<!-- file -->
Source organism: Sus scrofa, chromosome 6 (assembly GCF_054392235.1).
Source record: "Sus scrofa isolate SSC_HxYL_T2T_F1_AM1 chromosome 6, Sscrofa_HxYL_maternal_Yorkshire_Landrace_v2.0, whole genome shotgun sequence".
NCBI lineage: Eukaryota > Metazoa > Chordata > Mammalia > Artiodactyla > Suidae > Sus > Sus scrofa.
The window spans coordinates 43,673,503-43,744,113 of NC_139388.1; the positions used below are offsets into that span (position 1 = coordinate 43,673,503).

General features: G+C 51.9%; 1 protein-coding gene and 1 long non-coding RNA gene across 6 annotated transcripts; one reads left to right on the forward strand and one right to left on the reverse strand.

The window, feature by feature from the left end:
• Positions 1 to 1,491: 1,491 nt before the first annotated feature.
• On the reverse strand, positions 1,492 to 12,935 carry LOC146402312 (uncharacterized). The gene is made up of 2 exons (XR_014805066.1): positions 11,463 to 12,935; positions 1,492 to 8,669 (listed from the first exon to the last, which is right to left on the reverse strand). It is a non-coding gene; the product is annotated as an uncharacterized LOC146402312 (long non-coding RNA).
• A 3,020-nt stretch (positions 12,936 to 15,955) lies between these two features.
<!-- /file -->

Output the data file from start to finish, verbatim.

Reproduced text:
Source organism: Sus scrofa, chromosome 6 (assembly GCF_054392235.1).
Source record: "Sus scrofa isolate SSC_HxYL_T2T_F1_AM1 chromosome 6, Sscrofa_HxYL_maternal_Yorkshire_Landrace_v2.0, whole genome shotgun sequence".
NCBI lineage: Eukaryota > Metazoa > Chordata > Mammalia > Artiodactyla > Suidae > Sus > Sus scrofa.
The window spans coordinates 43,673,503-43,744,113 of NC_139388.1; the positions used below are offsets into that span (position 1 = coordinate 43,673,503).

General features: G+C 51.9%; 1 protein-coding gene and 1 long non-coding RNA gene across 6 annotated transcripts; one reads left to right on the forward strand and one right to left on the reverse strand.

The window, feature by feature from the left end:
• Positions 1 to 1,491: 1,491 nt before the first annotated feature.
• On the reverse strand, positions 1,492 to 12,935 carry LOC146402312 (uncharacterized). The gene is made up of 2 exons (XR_014805066.1): positions 11,463 to 12,935; positions 1,492 to 8,669 (listed from the first exon to the last, which is right to left on the reverse strand). It is a non-coding gene; the product is annotated as an uncharacterized LOC146402312 (long non-coding RNA).
• A 3,020-nt stretch (positions 12,936 to 15,955) lies between these two features.